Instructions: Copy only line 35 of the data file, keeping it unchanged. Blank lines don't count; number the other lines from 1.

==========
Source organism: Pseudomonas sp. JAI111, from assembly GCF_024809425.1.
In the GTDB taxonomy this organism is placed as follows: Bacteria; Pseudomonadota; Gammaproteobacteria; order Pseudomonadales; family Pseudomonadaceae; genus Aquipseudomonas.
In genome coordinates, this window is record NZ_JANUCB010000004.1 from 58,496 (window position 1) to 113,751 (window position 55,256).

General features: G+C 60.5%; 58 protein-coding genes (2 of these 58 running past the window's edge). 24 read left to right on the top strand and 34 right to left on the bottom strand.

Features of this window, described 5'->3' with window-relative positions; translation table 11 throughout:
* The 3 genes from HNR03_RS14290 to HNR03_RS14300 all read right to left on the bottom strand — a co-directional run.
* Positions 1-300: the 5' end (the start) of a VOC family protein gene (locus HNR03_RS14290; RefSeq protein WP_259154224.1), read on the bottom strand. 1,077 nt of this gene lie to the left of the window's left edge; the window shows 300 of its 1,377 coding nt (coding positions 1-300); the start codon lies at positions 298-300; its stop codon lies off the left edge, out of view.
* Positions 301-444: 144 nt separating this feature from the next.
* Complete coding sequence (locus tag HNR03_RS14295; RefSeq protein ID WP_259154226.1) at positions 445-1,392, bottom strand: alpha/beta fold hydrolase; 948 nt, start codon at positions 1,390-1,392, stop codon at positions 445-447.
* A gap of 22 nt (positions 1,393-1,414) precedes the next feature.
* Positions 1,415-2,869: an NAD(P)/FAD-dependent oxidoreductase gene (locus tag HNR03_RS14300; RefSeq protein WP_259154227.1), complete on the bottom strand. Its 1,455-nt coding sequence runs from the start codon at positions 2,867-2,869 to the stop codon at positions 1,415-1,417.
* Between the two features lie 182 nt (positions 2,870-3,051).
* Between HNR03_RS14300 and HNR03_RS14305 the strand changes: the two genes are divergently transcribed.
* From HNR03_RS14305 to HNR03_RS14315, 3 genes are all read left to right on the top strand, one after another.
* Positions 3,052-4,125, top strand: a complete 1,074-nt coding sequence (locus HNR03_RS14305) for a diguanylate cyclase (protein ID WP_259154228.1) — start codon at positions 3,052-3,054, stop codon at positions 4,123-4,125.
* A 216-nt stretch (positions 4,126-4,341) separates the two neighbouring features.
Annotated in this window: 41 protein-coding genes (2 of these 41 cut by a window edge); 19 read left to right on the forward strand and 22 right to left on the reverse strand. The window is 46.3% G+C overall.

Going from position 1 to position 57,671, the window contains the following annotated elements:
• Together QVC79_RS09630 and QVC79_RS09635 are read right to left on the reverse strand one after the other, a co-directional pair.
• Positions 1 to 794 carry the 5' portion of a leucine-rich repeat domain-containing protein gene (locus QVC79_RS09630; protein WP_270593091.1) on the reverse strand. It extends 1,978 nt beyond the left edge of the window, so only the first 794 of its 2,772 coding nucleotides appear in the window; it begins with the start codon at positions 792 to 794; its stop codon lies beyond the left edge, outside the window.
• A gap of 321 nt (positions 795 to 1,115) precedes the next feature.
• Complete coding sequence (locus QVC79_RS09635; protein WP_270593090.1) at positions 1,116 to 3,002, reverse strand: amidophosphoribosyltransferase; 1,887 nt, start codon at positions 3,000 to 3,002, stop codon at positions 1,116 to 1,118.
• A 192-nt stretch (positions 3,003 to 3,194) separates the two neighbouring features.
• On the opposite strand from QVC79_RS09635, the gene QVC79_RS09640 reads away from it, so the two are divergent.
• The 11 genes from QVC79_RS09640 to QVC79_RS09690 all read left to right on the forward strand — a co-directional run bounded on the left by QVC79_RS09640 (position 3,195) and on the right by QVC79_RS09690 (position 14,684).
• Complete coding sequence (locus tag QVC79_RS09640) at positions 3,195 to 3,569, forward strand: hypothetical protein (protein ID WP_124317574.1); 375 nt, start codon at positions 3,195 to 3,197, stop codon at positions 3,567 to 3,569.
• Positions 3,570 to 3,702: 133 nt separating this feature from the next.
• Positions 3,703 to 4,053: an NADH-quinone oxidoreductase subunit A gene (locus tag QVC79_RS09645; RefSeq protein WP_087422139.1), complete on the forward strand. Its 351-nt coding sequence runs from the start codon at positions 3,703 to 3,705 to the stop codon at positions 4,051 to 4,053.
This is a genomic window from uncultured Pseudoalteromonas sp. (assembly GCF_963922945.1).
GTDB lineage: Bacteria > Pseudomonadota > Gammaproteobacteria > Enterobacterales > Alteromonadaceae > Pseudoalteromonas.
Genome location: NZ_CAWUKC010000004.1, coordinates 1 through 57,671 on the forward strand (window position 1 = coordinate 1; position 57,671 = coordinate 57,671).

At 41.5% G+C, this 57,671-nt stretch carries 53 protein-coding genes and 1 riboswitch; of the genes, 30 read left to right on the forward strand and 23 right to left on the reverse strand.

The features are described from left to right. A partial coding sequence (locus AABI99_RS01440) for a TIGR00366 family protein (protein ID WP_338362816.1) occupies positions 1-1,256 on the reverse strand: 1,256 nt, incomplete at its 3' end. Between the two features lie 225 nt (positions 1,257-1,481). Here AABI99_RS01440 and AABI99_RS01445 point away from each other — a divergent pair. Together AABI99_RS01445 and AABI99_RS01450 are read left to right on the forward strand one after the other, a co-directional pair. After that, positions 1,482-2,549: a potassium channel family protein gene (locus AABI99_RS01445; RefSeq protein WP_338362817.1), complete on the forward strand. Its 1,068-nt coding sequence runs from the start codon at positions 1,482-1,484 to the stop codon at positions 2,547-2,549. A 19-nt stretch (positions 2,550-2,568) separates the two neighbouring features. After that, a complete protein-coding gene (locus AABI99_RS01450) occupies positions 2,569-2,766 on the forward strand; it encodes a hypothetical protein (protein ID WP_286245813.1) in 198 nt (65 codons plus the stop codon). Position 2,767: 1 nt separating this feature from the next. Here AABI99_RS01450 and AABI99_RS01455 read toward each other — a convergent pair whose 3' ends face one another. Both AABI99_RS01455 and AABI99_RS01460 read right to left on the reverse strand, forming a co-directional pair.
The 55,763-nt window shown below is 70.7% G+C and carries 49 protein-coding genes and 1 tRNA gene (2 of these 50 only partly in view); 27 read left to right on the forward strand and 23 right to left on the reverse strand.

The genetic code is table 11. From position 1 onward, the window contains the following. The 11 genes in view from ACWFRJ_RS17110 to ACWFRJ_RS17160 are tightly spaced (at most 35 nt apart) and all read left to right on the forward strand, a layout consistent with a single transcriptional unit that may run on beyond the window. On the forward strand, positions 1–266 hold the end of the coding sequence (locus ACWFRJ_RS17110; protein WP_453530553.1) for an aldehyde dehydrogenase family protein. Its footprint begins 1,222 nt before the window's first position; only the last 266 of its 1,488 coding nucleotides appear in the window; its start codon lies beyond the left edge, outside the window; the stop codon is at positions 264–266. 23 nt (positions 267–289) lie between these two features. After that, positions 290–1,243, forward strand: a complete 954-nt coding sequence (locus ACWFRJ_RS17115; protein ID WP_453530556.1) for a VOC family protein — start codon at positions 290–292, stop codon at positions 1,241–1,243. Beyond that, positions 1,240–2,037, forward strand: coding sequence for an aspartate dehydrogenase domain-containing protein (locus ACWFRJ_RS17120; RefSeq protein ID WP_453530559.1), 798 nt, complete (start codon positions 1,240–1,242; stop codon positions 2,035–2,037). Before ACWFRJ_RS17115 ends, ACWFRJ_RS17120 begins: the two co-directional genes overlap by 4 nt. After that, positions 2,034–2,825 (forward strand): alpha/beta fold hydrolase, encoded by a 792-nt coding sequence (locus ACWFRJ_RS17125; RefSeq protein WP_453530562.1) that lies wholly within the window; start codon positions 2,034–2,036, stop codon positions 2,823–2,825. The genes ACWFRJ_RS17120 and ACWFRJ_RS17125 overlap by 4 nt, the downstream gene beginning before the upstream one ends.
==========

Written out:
The genetic code is table 11. From position 1 onward, the window contains the following. The 11 genes in view from ACWFRJ_RS17110 to ACWFRJ_RS17160 are tightly spaced (at most 35 nt apart) and all read left to right on the forward strand, a layout consistent with a single transcriptional unit that may run on beyond the window. On the forward strand, positions 1–266 hold the end of the coding sequence (locus ACWFRJ_RS17110; protein WP_453530553.1) for an aldehyde dehydrogenase family protein. Its footprint begins 1,222 nt before the window's first position; only the last 266 of its 1,488 coding nucleotides appear in the window; its start codon lies beyond the left edge, outside the window; the stop codon is at positions 264–266. 23 nt (positions 267–289) lie between these two features. After that, positions 290–1,243, forward strand: a complete 954-nt coding sequence (locus ACWFRJ_RS17115; protein ID WP_453530556.1) for a VOC family protein — start codon at positions 290–292, stop codon at positions 1,241–1,243. Beyond that, positions 1,240–2,037, forward strand: coding sequence for an aspartate dehydrogenase domain-containing protein (locus ACWFRJ_RS17120; RefSeq protein ID WP_453530559.1), 798 nt, complete (start codon positions 1,240–1,242; stop codon positions 2,035–2,037). Before ACWFRJ_RS17115 ends, ACWFRJ_RS17120 begins: the two co-directional genes overlap by 4 nt. After that, positions 2,034–2,825 (forward strand): alpha/beta fold hydrolase, encoded by a 792-nt coding sequence (locus ACWFRJ_RS17125; RefSeq protein WP_453530562.1) that lies wholly within the window; start codon positions 2,034–2,036, stop codon positions 2,823–2,825. The genes ACWFRJ_RS17120 and ACWFRJ_RS17125 overlap by 4 nt, the downstream gene beginning before the upstream one ends.